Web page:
Supreme Court: Immigrant Children Lose Place In Line At Age 21
MICHEL MARTIN, HOST:
Now we'd like to take a closer look at a Supreme Court ruling in an immigration case that was delivered on Monday by a 5 to 4 vote that scrambled the ideological lines that we are used to seeing in these close decisions, the justices ruled that many young people who turned 21 while waiting for visas lose their spot online and have to start the process over from the beginning. Here to tell us more about this is Muzaffar Chisti, the director of the Migration Policy Institute's office at New York University School of Law, and he's with us from New York. Welcome. Thanks so much for joining us.
MUZAFFAR CHISTI: So glad to be with you.
MARTIN: So to understand this ruling, it's important to know that citizens and permanent residents can petition for their family members receive visas. I think a lot of people know that. But after this ruling - what happens now? Who gets to keep their spot on line and who has to start over?
CHISTI: Legislative citizens and permanent residents of the U.S. can sponsor qualified relatives for a green card or permanent residence. And when they sponsor that relative, the spouse and the minor kids of that person piggyback on that visa with the same date in the queue as the person that your sponsored for. The Supreme Court, yesterday said that if in the process waiting for you to get your number, the child turns 21, that person is no longer a child and therefore can no longer piggyback on the visa. And they have to be - migrate - pardon the pun here - to a different category, and in that category, once to go back to the line of that category. So just increases the waiting time for people who thought they were going to get their green card early by a few years.
MARTIN: How long can this visa process take? What's the difference between those two lines, as it were?
CHISTI: Well, someone who - most of the people we talk about in the context of the Supreme Court decision are now adult, unmarried kids or permanent residents, though a waiting line for most countries today for that is about seven years. If you're from the Philippines, it's about 11 years. But if you're from Mexico, it's about 20 years. So it depends on the country of your birth.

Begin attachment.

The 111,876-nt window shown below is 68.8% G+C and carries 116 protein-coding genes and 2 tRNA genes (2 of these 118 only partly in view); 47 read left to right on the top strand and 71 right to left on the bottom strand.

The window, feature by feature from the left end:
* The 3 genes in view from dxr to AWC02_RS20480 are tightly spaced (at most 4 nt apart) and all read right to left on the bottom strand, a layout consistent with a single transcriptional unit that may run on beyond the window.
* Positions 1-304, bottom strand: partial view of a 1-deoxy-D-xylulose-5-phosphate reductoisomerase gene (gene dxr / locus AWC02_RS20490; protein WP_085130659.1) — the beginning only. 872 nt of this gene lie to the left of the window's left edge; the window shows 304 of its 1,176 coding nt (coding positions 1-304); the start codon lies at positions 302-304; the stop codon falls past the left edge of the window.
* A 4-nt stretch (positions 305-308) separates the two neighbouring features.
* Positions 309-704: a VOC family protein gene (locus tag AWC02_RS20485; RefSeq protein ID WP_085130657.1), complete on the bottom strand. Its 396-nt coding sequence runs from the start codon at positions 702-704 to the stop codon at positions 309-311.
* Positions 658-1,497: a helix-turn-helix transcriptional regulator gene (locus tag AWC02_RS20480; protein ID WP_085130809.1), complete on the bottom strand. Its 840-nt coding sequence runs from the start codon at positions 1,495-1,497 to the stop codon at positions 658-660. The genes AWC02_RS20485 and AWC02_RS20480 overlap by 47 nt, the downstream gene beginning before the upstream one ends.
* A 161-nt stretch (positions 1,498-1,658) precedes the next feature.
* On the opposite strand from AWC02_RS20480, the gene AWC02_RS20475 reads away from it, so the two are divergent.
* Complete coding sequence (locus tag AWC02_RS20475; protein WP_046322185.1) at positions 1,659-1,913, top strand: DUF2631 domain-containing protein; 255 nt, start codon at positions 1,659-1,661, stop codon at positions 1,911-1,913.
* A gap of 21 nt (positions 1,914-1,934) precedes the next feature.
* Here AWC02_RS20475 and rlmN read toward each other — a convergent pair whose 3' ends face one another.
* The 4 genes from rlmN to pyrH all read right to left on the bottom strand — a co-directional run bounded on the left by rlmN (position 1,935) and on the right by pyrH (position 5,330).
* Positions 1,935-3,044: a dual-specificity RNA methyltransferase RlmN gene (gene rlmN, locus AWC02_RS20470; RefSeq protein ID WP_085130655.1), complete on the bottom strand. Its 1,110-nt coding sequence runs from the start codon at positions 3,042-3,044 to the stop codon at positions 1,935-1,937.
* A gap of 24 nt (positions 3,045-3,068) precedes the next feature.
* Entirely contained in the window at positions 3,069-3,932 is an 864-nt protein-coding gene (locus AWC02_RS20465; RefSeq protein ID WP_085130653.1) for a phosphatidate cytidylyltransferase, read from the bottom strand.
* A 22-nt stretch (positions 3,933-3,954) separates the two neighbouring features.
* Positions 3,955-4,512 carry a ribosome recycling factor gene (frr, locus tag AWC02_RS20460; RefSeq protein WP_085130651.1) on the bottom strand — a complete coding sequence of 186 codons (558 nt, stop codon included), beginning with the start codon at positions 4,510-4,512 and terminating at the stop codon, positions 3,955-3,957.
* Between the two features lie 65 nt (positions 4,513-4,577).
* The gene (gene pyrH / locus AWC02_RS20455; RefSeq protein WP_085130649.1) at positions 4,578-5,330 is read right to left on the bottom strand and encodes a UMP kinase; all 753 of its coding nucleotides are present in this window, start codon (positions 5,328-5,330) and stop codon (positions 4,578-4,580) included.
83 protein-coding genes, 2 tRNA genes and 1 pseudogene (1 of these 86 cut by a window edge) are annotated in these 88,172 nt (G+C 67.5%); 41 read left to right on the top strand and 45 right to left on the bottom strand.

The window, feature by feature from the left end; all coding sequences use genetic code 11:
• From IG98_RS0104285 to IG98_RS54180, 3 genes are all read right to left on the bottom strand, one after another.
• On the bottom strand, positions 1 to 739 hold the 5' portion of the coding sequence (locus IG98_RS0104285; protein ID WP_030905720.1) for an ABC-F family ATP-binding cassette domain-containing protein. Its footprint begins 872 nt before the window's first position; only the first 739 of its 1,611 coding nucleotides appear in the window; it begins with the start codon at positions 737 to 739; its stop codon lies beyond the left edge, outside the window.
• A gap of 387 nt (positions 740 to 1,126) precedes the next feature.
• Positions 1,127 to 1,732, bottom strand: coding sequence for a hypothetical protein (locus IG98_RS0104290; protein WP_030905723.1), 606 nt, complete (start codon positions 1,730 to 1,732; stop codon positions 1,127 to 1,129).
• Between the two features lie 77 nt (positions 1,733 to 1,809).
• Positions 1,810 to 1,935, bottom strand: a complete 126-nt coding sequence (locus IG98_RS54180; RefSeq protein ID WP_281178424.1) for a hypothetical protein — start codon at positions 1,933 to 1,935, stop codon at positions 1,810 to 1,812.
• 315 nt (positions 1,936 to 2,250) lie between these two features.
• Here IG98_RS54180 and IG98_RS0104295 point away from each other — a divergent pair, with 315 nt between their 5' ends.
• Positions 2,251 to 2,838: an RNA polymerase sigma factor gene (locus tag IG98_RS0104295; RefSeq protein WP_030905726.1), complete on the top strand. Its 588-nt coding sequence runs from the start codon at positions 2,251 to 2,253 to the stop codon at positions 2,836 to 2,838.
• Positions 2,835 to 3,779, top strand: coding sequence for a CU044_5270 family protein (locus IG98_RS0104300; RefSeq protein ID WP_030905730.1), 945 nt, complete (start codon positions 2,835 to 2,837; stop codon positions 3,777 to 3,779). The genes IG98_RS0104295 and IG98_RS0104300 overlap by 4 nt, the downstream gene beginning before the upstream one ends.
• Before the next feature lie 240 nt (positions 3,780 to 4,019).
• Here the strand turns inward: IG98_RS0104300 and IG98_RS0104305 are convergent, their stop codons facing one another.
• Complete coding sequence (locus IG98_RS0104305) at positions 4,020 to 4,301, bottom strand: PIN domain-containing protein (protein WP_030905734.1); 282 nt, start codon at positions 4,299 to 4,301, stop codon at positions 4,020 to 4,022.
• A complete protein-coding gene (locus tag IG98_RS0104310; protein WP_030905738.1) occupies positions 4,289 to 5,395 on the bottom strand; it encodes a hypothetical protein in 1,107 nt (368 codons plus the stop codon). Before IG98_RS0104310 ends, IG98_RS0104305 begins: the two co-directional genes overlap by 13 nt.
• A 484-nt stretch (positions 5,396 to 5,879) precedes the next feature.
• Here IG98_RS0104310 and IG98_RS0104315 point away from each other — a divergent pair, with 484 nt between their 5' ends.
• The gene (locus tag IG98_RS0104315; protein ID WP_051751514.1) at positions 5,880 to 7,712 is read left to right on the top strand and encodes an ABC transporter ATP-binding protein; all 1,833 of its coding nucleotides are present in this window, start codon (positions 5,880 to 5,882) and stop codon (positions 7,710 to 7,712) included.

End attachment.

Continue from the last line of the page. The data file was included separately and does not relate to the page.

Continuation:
MARTIN: What - I noted at the beginning, that the five to four decision - people are accustomed to these very narrow decisions. But what was noteworthy in this case is that we're used to seeing the conservatives lined up on one side, the liberals lining up on a different side - that was very much not the case here. And I just wondered if you could - I know it's a complicated issue, but can you help us kind of understand...
MARTIN: ...why that might have been?
CHISTI: That's the delicious thing about reading Supreme Court decisions or watching the Supreme Court. This was a not a momentous decision on a very important, high-profile constitutional issue. This was strict interpretation of a statute. And Justice Kagan, in her opinion, said that look this statute is not clear - it's ambiguous. And whenever you have an ambiguous statute, what you should do is give deference to the agency which has expertise in the matter. That, in this case, happened to be the Board of Immigration Appeals, which had held that you must go back to the end of the line when you become over 21. And so they gave -this is more a case about deference to the interpretation of an agency decision as against a fundamental constitutional issue in our immigration law.